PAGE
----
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Opinion: Giving Thanks to a Legislative Mentor

Former state Sen. Norman R. Stone Jr. Wikipedia Commons photo

During the 2019 Annual Legislative Awareness Day earlier this fall, Kelby Brick, executive director of the Governor’s Office of the Deaf and Hard of Hearing announced that I was the recipient of its annual Civic Engagement award.

I was not able to accept this award because I was in Antalya, Turkey, where the USA Deaf Tennis Team participated in the Second World Deaf Tennis Championships. The weeklong tournament is sanctioned by the International Committee of Sports of the Deaf (ICSD).

But it immediately occurred to me that I could not have gotten this award without the assistance of former state Sen. Norman R. Stone Jr.

Angered by the Maryland Child Support Administration’s decision against my appeal based on a court decision, Drummond v. State, 714 A.2d 163 (1998), which dealt with child support and disability benefits, I tried to find a legislator who might be willing to sponsor a bill that would overturn provisions of the Drummond case during the 2002 and 2003 Maryland General Assembly legislative sessions.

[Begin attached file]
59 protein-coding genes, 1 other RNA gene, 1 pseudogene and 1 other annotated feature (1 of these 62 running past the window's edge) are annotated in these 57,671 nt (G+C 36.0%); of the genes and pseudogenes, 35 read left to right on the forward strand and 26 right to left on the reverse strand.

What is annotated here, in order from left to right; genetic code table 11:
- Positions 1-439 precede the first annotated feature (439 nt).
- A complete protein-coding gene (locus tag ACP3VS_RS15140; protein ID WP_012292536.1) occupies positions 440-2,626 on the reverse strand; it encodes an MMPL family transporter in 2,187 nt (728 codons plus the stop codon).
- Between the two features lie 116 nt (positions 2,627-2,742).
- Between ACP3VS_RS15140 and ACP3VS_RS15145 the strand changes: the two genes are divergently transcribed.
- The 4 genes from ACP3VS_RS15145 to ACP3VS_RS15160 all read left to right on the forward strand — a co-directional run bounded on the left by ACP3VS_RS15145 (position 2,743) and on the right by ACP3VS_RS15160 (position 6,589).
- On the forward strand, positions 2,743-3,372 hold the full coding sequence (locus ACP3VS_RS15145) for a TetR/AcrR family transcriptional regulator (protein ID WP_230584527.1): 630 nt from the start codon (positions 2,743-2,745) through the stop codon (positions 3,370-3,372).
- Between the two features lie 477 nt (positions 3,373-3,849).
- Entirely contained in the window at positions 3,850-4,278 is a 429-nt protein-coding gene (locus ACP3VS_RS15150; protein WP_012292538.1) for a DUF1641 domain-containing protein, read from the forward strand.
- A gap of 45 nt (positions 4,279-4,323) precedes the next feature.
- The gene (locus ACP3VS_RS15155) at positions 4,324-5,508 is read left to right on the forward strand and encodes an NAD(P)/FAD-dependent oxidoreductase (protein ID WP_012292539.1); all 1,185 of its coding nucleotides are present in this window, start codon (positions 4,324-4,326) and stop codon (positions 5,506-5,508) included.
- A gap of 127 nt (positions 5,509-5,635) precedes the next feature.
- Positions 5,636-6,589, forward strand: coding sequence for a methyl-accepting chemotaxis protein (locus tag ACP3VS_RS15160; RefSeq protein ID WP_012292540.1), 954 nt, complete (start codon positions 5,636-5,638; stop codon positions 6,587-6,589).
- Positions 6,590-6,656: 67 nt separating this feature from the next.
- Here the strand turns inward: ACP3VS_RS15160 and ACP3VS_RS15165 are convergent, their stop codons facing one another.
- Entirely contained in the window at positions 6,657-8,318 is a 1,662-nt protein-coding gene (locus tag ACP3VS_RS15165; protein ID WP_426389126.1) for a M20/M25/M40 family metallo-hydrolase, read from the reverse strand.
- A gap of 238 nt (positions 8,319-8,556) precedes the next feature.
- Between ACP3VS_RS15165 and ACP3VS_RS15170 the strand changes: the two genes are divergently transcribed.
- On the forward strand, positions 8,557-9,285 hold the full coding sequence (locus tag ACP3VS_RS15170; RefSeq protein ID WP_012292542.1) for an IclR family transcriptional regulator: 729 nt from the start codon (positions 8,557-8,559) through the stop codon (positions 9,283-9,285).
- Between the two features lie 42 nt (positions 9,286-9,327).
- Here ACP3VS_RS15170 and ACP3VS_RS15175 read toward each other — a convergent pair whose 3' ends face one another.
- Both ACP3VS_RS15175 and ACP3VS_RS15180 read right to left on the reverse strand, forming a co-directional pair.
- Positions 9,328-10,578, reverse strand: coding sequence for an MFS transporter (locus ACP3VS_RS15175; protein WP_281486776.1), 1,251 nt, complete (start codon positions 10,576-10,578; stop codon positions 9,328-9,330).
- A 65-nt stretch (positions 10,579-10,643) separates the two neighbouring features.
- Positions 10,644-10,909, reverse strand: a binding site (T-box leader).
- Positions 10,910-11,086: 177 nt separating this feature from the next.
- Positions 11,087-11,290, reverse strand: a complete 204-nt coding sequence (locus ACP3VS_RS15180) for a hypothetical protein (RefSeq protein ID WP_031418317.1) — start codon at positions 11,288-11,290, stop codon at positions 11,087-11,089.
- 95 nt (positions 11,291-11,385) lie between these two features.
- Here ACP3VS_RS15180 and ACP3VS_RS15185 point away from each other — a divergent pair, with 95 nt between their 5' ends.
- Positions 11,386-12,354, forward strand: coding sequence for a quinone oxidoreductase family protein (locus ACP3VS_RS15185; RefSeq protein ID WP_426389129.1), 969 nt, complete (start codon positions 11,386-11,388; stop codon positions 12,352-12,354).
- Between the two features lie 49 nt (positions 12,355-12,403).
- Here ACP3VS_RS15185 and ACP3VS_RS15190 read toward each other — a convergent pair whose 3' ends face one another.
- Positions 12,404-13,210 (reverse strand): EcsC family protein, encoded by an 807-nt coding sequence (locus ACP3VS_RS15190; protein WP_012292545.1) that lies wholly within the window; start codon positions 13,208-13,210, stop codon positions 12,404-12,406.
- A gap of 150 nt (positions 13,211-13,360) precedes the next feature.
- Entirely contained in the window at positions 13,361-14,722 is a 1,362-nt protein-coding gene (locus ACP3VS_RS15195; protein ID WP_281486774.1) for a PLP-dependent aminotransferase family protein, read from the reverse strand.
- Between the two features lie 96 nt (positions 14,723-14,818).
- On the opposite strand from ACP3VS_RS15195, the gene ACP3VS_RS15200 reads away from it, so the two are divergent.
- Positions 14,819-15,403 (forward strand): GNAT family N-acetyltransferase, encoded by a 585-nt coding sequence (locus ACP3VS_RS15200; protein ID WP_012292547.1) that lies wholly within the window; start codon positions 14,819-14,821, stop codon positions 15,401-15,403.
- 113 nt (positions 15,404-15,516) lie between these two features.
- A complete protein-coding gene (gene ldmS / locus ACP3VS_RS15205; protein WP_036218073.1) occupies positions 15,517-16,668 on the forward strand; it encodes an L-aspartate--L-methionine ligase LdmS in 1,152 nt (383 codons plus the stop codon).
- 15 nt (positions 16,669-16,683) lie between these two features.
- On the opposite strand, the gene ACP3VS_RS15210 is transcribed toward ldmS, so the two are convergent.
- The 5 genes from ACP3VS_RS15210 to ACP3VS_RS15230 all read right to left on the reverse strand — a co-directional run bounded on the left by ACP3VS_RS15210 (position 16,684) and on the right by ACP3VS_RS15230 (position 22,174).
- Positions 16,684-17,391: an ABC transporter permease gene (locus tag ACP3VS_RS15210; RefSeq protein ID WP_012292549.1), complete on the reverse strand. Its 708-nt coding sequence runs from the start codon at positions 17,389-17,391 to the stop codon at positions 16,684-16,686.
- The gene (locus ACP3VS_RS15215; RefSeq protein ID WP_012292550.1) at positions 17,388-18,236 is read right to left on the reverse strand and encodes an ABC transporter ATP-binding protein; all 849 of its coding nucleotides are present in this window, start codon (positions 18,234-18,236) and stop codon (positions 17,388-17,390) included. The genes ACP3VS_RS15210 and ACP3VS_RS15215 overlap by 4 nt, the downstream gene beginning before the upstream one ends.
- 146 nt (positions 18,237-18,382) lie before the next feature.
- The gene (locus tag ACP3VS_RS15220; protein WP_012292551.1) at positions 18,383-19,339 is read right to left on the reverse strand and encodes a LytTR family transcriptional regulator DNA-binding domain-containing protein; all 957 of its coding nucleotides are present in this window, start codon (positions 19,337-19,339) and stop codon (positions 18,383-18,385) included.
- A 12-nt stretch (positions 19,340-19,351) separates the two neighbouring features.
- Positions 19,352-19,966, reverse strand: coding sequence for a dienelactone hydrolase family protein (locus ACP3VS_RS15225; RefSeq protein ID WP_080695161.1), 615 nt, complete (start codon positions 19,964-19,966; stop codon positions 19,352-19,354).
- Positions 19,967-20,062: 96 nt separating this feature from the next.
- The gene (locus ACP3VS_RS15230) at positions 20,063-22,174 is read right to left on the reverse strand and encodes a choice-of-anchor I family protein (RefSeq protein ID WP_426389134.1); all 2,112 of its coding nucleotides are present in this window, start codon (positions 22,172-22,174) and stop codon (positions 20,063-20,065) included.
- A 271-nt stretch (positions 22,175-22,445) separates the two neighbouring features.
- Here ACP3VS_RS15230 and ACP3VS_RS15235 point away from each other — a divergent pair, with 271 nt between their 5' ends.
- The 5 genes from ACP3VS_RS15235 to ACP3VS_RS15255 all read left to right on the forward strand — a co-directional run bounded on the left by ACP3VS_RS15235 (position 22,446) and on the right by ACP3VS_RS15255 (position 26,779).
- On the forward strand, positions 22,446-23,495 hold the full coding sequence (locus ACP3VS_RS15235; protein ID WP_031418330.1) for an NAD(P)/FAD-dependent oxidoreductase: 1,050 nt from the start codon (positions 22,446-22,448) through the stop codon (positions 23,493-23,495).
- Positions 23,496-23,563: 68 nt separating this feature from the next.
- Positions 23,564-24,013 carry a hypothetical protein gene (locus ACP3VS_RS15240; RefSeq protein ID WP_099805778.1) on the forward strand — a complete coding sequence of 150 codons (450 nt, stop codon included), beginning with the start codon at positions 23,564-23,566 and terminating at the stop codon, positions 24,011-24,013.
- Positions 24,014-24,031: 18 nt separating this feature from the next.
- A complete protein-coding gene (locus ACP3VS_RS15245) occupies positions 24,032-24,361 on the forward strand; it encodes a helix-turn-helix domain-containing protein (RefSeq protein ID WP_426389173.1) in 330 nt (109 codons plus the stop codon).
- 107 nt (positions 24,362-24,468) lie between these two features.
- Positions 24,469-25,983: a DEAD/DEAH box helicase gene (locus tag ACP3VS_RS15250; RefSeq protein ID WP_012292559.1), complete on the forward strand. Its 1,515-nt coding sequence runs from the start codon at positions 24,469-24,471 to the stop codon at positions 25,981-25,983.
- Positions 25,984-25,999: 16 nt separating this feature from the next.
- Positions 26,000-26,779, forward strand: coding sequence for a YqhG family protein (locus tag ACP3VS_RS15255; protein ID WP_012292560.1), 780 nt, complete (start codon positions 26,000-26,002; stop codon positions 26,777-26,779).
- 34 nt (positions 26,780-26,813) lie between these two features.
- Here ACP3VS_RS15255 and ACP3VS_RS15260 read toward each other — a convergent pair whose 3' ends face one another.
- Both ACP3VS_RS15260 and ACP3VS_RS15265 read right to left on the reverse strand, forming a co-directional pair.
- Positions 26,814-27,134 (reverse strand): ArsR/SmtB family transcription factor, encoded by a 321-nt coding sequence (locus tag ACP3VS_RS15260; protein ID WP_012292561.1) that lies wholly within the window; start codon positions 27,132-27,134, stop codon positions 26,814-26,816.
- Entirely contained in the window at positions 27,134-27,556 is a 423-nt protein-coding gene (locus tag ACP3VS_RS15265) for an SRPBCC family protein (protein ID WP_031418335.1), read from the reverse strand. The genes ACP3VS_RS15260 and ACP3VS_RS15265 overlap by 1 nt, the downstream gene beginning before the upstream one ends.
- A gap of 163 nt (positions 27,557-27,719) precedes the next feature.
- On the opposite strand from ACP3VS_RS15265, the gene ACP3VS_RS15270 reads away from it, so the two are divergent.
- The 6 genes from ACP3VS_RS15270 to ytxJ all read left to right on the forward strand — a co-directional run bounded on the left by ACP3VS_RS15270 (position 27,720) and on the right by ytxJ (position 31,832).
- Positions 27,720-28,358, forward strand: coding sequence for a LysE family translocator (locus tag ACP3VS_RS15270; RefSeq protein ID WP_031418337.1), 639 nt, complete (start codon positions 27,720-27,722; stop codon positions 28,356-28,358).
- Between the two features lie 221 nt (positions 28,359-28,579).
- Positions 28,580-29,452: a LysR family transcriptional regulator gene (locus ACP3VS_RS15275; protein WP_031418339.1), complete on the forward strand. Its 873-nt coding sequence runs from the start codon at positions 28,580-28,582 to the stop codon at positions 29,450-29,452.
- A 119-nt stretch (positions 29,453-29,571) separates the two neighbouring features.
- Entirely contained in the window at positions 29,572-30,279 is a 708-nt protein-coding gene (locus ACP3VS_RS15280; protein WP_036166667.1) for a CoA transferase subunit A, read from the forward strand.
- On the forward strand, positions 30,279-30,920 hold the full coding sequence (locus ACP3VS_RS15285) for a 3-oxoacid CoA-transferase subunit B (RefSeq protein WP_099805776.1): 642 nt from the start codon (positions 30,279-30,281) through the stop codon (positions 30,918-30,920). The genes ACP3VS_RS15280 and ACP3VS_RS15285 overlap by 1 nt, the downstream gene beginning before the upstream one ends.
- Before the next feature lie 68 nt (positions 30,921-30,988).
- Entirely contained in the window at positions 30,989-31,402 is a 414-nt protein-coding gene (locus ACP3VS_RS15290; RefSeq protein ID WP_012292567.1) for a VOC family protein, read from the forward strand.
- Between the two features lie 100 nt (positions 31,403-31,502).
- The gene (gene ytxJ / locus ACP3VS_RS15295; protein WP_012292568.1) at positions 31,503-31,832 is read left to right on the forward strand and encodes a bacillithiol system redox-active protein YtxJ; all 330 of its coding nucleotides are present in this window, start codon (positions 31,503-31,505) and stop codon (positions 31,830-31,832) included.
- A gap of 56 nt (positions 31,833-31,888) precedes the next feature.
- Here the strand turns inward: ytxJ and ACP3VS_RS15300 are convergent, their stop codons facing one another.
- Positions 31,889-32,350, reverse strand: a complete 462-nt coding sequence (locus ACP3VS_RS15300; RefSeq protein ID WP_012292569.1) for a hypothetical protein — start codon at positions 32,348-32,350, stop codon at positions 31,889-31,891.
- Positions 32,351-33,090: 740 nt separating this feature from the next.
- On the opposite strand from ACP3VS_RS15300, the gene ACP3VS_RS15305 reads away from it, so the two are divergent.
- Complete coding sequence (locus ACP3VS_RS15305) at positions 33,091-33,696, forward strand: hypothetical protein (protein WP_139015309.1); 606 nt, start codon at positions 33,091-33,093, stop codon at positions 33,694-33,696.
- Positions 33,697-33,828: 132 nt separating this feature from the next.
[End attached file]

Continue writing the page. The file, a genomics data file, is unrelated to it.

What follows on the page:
During the 2004 session, I monitored the list of legislative bills daily until March 9, after learning that Stone had introduced SB 928 the previous day (the 55th day of the 90-day session).

I dialed his office, and his legislative assistant JoAnne Gardiner Stone answered. I asked her who or which organization persuaded the senator to introduce SB 928 – provisions of which were contained in previous legislation. She replied, “A disabled Baltimore County policeman.”

One man!!!! I rushed to Annapolis and delivered to his Senate office my research – a list of 48 states that had allowed a non-custodial parent credit against his/her child support obligations for Social Security disability benefits paid on his/her behalf to his/her child(ren.) The two states that hadn’t were Maryland (Drummond) and New York (Graby v. Graby, 664 N.E.2d 488 (1996)).

On the Senate hearing day of March 25 (the 71st day of the 90-day session), I was introduced to that disabled policeman and the legendary Sen. Stone in his Senate office – with the assistance of an interpreter for the deaf due to my deafness. Stone said he needed our help to explain the legislation to the committee in a few hours.